131. W H Young addresses ICM 1928 Part 2
    • And although these have put in the shade for the moment the still more striking progress in Astronomy of an earlier age, we are expecting equally momentous consequences to the human race to emerge from the mathematical discussion of the electro-magnetic field of the sun, based on the joint work of astronomer and physicist.

  132. Valdivia aesthetic maths
    • Throughout the centuries, many have studied mathematics to know about astronomy and finally to devote themselves to astrology, animated by the conviction that stars, planets and comets influence human affairs.

  133. Science at St Andrews
    • This same year, too, the Napier lectureship has become a Chair of Astronomy, with Dr Freundlich as its first occupant.

  134. Eddington on the Expanding Universe
    • Plumian Professor of Astronomy and Director of the Observatory, University of Cambridge .

  135. Vailati Reviews
    • As scientist, to use the noble phrase, one can belong "to the masters of those who know," but as teacher, he must be the masters of those who know not." Dr Vailati points out that at the University of Berlin there are courses in the history of chemistry and of medicine; at Breslau, in the history of medicine, of mathematics and of botany; at Konigsberg, in the history of astronomy; at Graz, in the history of ancient Greek scientific literature; at Wittenberg a special course in the history of chemistry, gen, Bonn, Vienna and Turin, courses in the history At Vienna, too, Dr Mach gave a course on the history of the mechanical theory of heat.

  136. German syllabus
    • Applications to geodesy and astronomy.

  137. Hardy and Veblen on Max Newman
    • [H F Baker's successor as Lowndean Professor of Astronomy and Geometry in 1936 was Mr W V D Hodge, who had been elected Fellow, Lecturer, and Director of Mathematical Studies at Pembroke College, Cambridge the previous year.] .

  138. Dedekind on Gauss
    • On my way back and forward to the Observatory, where I took a course given by the excellent Professor Goldschmidt on popular astronomy, I occasionally met Gauss and was happy to observe his stately, awe-inspiring appearance, and very often I saw him close up at his usual place in the Literary Museum, which he regularly visited in order to read the newspapers.

  139. Laplace: 'Méchanique Céleste
    • Astronomy, considered in the most general manner, is a great problem of mechanics, in which the elements of the motions are the arbitrary constant quantities.

  140. Ashour memoriam
    • Astronomy, Space and Meteorology Dept.

  141. Analysis of Variance
    • The measurements or observations may be in an experimental science like genetics or a non-experimental one like astronomy.

  142. Muskhelisvili Academy President
    • Supervised by N I Muskhelishvili, the Academy of Sciences has achieved significant results in mathematics and mechanics, physics and astronomy, physiology and biology, chemistry and geology, linguistics and oriental studies, history and archaeology, philosophy and psychology and other fields of knowledge.

  143. Boole-Thomson correspondence
    • William Meikleham (1771-1846) was Regius Professor of Astronomy at the University of Glasgow (1799-1803), then Professor of Natural Philosophy at the University of Glasgow from 1803 until his death in May 1846.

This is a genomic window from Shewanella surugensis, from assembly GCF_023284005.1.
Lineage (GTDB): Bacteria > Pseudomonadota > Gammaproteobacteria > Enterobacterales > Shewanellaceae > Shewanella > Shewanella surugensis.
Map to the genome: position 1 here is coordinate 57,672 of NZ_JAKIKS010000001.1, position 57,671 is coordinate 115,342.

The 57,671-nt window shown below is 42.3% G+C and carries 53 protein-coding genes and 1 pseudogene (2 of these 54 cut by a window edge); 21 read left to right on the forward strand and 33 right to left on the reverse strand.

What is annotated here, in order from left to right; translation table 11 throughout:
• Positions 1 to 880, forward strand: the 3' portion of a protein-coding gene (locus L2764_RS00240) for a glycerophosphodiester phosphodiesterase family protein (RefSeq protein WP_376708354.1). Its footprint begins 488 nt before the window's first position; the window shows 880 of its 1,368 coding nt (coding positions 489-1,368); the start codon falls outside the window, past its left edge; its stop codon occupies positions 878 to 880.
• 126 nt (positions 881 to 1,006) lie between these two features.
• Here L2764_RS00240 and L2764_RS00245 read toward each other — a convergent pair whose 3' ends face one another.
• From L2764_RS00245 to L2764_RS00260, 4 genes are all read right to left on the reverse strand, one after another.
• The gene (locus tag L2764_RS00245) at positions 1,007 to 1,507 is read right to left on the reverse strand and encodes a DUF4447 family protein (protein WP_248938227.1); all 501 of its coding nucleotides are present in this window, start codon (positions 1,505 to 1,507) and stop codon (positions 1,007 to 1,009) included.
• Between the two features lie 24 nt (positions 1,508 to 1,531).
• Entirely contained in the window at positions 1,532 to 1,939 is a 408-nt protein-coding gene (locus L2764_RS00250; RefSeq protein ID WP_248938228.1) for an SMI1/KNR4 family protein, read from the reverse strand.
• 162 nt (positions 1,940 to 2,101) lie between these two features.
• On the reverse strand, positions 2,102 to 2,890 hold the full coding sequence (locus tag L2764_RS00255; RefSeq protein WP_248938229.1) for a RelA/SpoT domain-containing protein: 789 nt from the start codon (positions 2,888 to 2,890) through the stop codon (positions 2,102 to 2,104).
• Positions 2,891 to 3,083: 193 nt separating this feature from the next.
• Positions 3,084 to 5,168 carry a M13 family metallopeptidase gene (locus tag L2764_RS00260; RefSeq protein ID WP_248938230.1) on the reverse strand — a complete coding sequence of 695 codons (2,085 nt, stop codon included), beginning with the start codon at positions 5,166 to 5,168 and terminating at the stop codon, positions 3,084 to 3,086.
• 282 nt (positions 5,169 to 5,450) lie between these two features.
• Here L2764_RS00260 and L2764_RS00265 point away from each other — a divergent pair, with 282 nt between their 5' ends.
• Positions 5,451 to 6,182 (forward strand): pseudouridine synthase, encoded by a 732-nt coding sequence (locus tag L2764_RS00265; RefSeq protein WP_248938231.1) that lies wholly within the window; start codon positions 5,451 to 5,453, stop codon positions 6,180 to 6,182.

144. William and Grace Young: 'Sets of Points
    • In subjects as wide apart as Projective Geometry, Theory of Functions of a Complex Variable, the Expansions of Astronomy, Calculus of Variations, Differential Equations, mistakes have in fact been made by mathematicians of standing, which even a slender grasp of the Theory of Sets of Points would have enabled them to avoid.

  145. Olds' teaching articles
    • In many institutions of learning, business arithmetic, accounting, mechanics, descriptive geometry, statistics, astronomy are not classified with mathematics.

  146. Comments by Charlotte Angas Scott
    • The second review is of a book written by William Benjamin Smith, Professor of Mathematics and Astronomy at the University of the State of Missouri.

  147. O'Brien Physics
    • The Principles of Statics established symbolically, by the Rev M O'Brien, M.A., late Fellow of Caius College, Cambridge, and Professor of Natural Philosophy and Astronomy in King's College, London.

  148. Bell books
    • There is of course no stigma on either term." Numerology would seem to bear a relation to mathematics much like that of astrology to astronomy or of alchemy to chemistry.

  149. Pulkovo Observatory
    • The following is taken from three sources: A I Eremeeva, Political Repression and Personality: The History of Political Repression Against Soviet Astronomers, Journal for the History of Astronomy (1995), 297-324; R A McCutcheon, The 1936-37 Purge of Soviet Astronomers,nSlavic Reviewn50 (1) (1991), 100-117; and D Lynden-Bell and V Gurzadyan, Victor Amazaspovich Ambartsumian, Biographical Memoirs of Fellows of the Royal Society 44 (1998), 23-34: .

  150. Calcutta Review 1859
    • Professor De Morgan states that he has no sympathy with those who forget "that there exists among the higher castes of this country" "a body of literature and science which might well be the nucleus of a new civilization, though every trace of Christian and Mahomedan civilization were blotted out of existence," - who forget that there exists in India the Sanscrit language with its systems of logic, metaphysics, astronomy, and mathematics, its poetry and drama.

  151. Booth Examinations
    • Nautical Astronomy.

  152. The Tercentenary of the birth of James Gregory
    • As he waited for Newton to break the silence Gregory turned once more to Astronomy.

  153. Cosmic Parade